Bad experience with codebender

Many of you might have received the same promo offer from codebender that I did. They require your hardware be infected with their code as part of the registration process. I suggest you take a look at the source, which you cannot do until after you register and are infected. It did not go well for me. I will not be going back.

Could you explain in more details, what you mean by “infection”?
I didn’t have any problems!

As you register, they require that they program your device with code they will not show you first, as a condition of registration. I had a TinyDuino that was working fine but died when I let them program it. I had several shields plugged in at the time–my bad–which is probably the cause. Forcing me to take their unknown code as a condition of registration without letting me view it first is what I am calling an infection.

Thanks for your response. It made me take a deep breath, plug in a second TinyDuino with no shields attached and go through their registration again. Fortunately it did not destroy a second TinyDuino. I still consider it poor form to require people to install unknown code on a device as a condition of registration. I am unlikely to use codebreaker because of it.

Hi @dwisehart, this is Vasilis from the codebender team

I’m just reaching out to figure out if there was any issue with you using codebender, and if so, to see how we can fix it. You are definitely right that not showing you the code that will be used, and this is something we need to improve.

However, you can find the code being programmed to your board here. As you can see, it’s a basic Blink sketch, so it really shouldn’t break your TinyDuino. If that happened, then something must have gone terribly wrong, and we’ll need to take a look into that, so please contact us on our Feedback Forum, so that we can take a closer look.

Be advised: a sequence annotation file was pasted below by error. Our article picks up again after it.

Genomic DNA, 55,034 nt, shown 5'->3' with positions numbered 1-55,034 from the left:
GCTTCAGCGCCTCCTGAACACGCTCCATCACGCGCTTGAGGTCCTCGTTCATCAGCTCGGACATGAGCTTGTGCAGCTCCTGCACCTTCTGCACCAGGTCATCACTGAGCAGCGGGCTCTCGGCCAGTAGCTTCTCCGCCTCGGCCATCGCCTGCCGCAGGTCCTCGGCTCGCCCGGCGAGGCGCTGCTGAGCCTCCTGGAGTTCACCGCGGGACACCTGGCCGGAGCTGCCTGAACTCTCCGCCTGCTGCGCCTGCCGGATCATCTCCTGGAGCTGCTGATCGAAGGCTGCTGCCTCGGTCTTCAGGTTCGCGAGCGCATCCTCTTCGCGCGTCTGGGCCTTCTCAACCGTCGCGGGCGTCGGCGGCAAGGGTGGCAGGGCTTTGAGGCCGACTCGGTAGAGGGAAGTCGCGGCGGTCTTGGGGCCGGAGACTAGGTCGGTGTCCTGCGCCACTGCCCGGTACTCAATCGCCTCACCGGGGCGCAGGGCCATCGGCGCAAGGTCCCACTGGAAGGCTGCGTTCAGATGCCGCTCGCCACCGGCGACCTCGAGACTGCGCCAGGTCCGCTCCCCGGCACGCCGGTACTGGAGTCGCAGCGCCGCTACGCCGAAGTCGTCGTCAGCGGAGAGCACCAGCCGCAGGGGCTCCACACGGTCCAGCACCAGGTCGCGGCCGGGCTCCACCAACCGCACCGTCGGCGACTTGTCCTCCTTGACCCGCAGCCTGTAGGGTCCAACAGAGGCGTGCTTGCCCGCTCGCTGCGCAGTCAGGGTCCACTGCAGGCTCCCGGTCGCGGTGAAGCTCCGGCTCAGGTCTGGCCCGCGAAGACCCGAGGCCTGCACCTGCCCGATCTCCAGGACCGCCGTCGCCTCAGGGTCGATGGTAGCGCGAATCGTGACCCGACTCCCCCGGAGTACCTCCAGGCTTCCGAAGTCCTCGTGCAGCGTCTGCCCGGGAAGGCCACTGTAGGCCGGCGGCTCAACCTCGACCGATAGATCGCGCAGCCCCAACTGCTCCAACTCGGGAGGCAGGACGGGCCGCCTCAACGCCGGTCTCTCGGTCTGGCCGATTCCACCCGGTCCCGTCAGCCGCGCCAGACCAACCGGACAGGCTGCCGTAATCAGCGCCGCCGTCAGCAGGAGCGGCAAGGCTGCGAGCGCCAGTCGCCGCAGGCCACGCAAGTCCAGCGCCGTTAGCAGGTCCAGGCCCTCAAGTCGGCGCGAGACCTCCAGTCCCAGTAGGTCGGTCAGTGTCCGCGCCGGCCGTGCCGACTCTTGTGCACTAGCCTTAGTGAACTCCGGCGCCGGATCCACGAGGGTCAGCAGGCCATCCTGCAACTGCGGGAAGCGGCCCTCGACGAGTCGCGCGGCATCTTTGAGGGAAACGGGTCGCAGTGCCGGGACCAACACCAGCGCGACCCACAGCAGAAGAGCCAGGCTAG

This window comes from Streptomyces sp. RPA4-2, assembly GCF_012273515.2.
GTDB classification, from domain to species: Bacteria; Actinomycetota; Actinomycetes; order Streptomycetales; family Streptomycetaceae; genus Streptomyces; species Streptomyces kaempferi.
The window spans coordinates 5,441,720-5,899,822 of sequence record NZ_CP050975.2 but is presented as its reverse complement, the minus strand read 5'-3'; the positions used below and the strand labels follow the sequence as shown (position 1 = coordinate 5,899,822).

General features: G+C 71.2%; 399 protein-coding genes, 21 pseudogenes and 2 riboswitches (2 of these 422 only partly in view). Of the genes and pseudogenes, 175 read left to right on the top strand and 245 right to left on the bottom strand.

And let me know if there’s anything else I can do. We started codebender to make it easier for Makers and Arduino users to get started and write code, the last thing we would want is for someone to have a bad experience through codebender. This is very important for me personally as well, so please let me know if there’s anything I can do, either here or through a private message, or through our feedback platform.

Let’s get to the bottom of this and figure it out :slight_smile:

Since I see mentioned codebender here, I wonder what compatibility is with Blynk? I am especially interested in the esp8266 standalone, which I do not see listed in codebender compatibility.

Thanks for the reply, Vasillis. And thanks for looking into an option where a registering user could “click here to see the source code for the project we are about to program into your Arduino board, wiping out what is currently programmed there” or some such. All I knew at the time was that my TinyDuino stopped working, so I could not complete the registration process and, worse yet, I had no idea what had been programmed in. I tried running the Getting Started procedure multiple times without success.

My best guess is that a corrupt image got programmed in that disabled interrupts and was not letting the processor listen to the USB shield–but that is just a guess. I have a battery plugged into a TinyDuino that I am developing on, which may have also been a factor.

After I got a second TinyDuino working with codebender, I went back to a locally developed tool to try and reprogram my older bits back into the first TinyDuino. After playing around with the settings I was able to get the first TinyDuino to respond.

I then was able to successfully program the first TinyDuino with codebender. From time to time I do see codebender report a failure to program a TinyDuino, but it (fortunately) does not lock up like the first time. After a failure, if I just program the same bits into the same TinyDuino a second time, the programming works.

That’s all I know,

hey @CptanPanic
you’re right, we don’t support the ESP8266 as a standalone Arduino yet. we do aim to do that soon, but for now you con only use it on codebender in conjuction with an regular Arduino board

@dwisehart, this is very strange. it’s almost impollible to break the Arduino (or TinyDuino for that matter) flashing, because it is done partly in hardware (the beard is hard reset), and partly by the bootloader which runs before whatever sketch you have programmed.

If you continue having issues, I would really urge you to contact support. We’ll do anything we can to help you